I graduated in 2016. The certificate course in philosophy of science was a significant factor in my curriculum vitae. I had decided to pursue an MA in Sociology but was forced to take a gap year due to some health problems. The gap year was synonymous to a house arrest. The only things I talked were about the symptoms of my disorder. To get rid of the silence and hallows of idleness, I started reading some books. Amongst the books that I kept on my table were – Tolstoy’s The Kingdom of God is within You & Calvin Hayes’ Popper, Hayek and the Open Society. This duo of books discussed economic and political freedom in many contexts. The relationship between Tolstoy, Popper and Hayek is peculiar and debatable. Tolstoy influenced Mahatma Gandhi and Hayek influenced Popper. It is estimated that Hayek nominated Popper for Nobel Prize in Literature many times. After reading the book written by Hayes, I thought it was now the correct time to read Popper directly. Thus, I read The Logic of Scientific Discovery. Out of all the things explained by Popper, I regarded – the growth of knowledge can be studied best by studying the growth of scientific knowledge as the mantra for my academic career. The end of my gap year was near and before I could embark on the journeys of my new beginning, I had to propound a philosophy of life to keep the principles intact which I did.
I took a piece of paper and wrote down the core elements of my Lebensphilosophie (Philosophy of Life) –
- Religious Inquiry
- Scientific Method
Thus the scientific method propounded by Popper now became a core element of my life for the betterment of the world.
Sir Karl Popper became an integral part of my postgraduate study. The Positivism Dispute in sociological theory was a notable debate in German sociology. Popper and Albert engaged into debates with Adorno and Habermas Both sides were correct in their own might but the arguments were active up the decade between 1954-1970. Positivism is now a historical phenomenon, the Frankfurt School is relevant but the Critical Rationalism of Popper seems more relevant. I sided with Popper and ended the dispute going on in my mind.
I firmly believe in the Locard Principle. Every contact surely leaves a trace, however, the unearthing of the trace can be farther or much nearer. For me, it was like a process, a process of intellectual reform. Before reading Popper, on the political front, I was a man of radicalism and ideological orthodoxy, a left-winger on the verge of disillusionment with its dogmatic persona. Popper came to my help and opened up the doors of the political plus intellectual spectrum. He took me to continental Europe and made me discover Bolzano, Husserl, Hayek, Ludwig Von Mises and the Vienna School. The doors opened rejuvenated my thoughts with liberalism and its variants. They even made me aware that the subject in which I specialised was a product of the liberal phenomenon. Sir Isaiah Berlin, Bryan Magee, JS Mill, Sir John Eccles, Paul Feyerabend, Imre Lakatos were the new influences. Popper’s writings encouraged me to study the evolution of science from a historical perspective. Sir Herbert Butterfield’s The Origins of Modern Science, 1300-1800 and John Losee’s A Historical Introduction to the Philosophy of Science were the works that I studied immediately. I also began to investigate the pseudoscientific and unsolved problems in the social sciences. On the political front, I am now a Third Way proponent as I also owe influence to Keynes & Beveridge a lot. Finally, Popper made me understand humility and the relevance of science as a systematic body of knowledge, the world it has created. Despite the positive aspects, there are some dark undercurrents. The society in which we live is becoming anti-intellectual and anti-scientific in many ways. The reasons are many starting from populism to jingoistic nationalism. The folks surrounding us are unaware of these facts. We are now in a pandemic. The countries with strong scientific upbringing have defeated the virus and saved the people. Sir Karl Popper and its thoughts are lively again; the resurgence may contribute to a better understanding of problems. I feel bad to witness the closure of the philosophy department in which I studied the philosophy of science. The department was closed as authorities believed philosophy is not a lucrative subject. Once, I even overheard a religious priest saying that – “the youths of today shouldn’t study philosophy!” These are the tragedies which I failed to avoid in my academic pursuits. I have nothing much to say after this; except some confessions. There is an Indian saying which says that – gratitude never finishes. I read Popper even today because I cannot fully claim that I have understood him fully. Whenever I do this, I wonder about them who say “we haven’t read Popper….”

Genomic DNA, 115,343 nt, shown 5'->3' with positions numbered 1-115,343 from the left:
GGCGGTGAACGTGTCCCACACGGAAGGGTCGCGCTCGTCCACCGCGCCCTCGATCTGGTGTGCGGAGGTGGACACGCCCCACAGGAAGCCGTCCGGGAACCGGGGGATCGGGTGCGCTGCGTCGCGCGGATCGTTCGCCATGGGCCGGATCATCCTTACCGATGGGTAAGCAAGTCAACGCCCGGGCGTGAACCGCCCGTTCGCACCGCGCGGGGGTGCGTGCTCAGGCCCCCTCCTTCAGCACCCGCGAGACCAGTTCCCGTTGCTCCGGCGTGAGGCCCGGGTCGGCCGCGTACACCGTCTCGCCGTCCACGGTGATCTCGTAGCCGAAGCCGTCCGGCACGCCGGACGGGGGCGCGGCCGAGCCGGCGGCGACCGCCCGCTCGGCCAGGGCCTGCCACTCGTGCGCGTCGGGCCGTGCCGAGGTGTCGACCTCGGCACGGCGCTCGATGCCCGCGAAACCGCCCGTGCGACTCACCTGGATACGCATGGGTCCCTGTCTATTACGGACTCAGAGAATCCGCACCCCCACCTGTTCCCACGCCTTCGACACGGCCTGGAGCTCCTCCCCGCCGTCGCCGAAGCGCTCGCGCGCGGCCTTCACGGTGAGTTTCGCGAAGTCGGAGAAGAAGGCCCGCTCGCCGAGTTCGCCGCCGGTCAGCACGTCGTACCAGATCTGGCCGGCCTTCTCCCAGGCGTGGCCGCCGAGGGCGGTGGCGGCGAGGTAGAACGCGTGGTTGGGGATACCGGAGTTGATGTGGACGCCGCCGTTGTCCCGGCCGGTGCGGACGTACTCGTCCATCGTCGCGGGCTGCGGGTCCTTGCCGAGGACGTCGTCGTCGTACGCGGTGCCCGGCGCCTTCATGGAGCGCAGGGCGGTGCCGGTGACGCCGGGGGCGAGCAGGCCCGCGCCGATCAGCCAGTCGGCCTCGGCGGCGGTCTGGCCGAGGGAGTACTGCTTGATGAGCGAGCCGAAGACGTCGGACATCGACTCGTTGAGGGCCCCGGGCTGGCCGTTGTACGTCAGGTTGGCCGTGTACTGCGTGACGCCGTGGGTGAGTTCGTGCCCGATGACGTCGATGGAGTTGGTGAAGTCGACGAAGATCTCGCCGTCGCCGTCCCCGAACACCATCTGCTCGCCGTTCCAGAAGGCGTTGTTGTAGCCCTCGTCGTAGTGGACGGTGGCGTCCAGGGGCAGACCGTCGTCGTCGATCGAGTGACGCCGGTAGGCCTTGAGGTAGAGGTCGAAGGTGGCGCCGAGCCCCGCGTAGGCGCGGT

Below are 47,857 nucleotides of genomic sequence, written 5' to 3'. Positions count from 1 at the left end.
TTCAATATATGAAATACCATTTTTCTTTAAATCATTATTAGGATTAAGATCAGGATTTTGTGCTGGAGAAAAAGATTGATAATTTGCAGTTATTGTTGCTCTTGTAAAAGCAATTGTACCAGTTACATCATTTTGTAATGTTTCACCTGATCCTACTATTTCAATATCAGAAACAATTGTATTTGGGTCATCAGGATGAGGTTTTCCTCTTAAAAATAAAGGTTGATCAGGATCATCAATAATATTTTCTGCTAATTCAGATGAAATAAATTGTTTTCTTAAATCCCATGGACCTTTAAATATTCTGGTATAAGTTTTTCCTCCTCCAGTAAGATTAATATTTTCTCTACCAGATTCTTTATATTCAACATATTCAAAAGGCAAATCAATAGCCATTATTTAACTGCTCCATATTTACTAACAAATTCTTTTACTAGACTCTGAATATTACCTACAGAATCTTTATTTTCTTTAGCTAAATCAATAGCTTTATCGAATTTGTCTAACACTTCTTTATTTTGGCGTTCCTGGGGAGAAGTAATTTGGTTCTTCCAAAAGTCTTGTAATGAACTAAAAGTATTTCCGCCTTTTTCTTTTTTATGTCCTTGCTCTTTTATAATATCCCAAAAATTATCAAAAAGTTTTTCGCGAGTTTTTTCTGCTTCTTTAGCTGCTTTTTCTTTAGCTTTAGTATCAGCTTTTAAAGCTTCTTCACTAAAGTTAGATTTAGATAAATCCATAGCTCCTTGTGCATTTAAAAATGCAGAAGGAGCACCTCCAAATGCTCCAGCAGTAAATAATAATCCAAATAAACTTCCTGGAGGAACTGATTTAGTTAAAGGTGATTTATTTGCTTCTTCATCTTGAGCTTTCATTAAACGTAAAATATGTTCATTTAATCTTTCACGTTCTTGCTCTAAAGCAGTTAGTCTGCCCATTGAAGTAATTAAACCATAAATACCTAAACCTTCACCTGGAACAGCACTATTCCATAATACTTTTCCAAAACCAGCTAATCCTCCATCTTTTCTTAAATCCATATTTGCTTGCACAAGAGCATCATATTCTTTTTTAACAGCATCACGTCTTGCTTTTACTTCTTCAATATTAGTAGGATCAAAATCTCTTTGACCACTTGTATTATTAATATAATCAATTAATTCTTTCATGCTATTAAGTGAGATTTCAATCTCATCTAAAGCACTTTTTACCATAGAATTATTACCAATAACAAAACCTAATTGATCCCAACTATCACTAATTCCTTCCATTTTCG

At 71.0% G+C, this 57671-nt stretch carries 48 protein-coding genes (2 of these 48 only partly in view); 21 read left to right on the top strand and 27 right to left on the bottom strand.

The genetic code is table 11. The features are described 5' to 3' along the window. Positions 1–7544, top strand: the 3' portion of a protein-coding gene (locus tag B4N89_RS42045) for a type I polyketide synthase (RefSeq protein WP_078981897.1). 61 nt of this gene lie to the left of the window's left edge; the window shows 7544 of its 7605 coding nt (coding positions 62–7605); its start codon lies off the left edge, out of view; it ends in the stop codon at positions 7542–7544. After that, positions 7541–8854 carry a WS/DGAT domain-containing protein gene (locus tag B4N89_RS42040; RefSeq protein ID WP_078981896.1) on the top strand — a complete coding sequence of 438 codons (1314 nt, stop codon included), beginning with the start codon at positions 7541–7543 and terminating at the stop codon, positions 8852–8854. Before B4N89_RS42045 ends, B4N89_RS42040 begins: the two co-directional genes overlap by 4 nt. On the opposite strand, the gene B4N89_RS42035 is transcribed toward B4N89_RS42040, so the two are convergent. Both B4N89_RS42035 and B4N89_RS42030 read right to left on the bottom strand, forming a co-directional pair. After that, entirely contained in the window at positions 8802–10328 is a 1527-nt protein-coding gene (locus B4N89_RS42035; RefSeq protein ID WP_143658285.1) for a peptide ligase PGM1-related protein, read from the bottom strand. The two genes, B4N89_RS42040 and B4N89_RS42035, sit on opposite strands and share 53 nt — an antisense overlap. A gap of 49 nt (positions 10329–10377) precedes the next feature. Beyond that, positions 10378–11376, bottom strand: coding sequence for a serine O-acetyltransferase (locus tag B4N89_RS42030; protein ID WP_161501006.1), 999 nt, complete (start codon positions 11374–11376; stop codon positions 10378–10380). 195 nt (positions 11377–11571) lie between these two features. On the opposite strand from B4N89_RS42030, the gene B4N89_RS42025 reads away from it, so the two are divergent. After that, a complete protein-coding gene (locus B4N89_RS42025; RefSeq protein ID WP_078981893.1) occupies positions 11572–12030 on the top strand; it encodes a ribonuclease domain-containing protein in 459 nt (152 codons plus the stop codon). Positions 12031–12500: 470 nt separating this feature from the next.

Belagavi, Kamataka, India – Contributor
Ashwath lives in India. He holds a Master’s Degree in Sociology. He
specializes in Sociology, Area Studies, Religious Studies and Intellectual
History. He has worked as columnist for some magazines and newspapers. He
is also a translator and has translated the works of Thoreau, Octavio Paz, Tomas
Transtromer and others in Indian Languages. He was also a member of many
research committees. He is a member of the Oxford Karl Popper Society, The
Mises Institute, the Society for French Studies UK and Progressive Writers
Association of India.
He can be contacted at iashwath7[at]gmail[dot]com.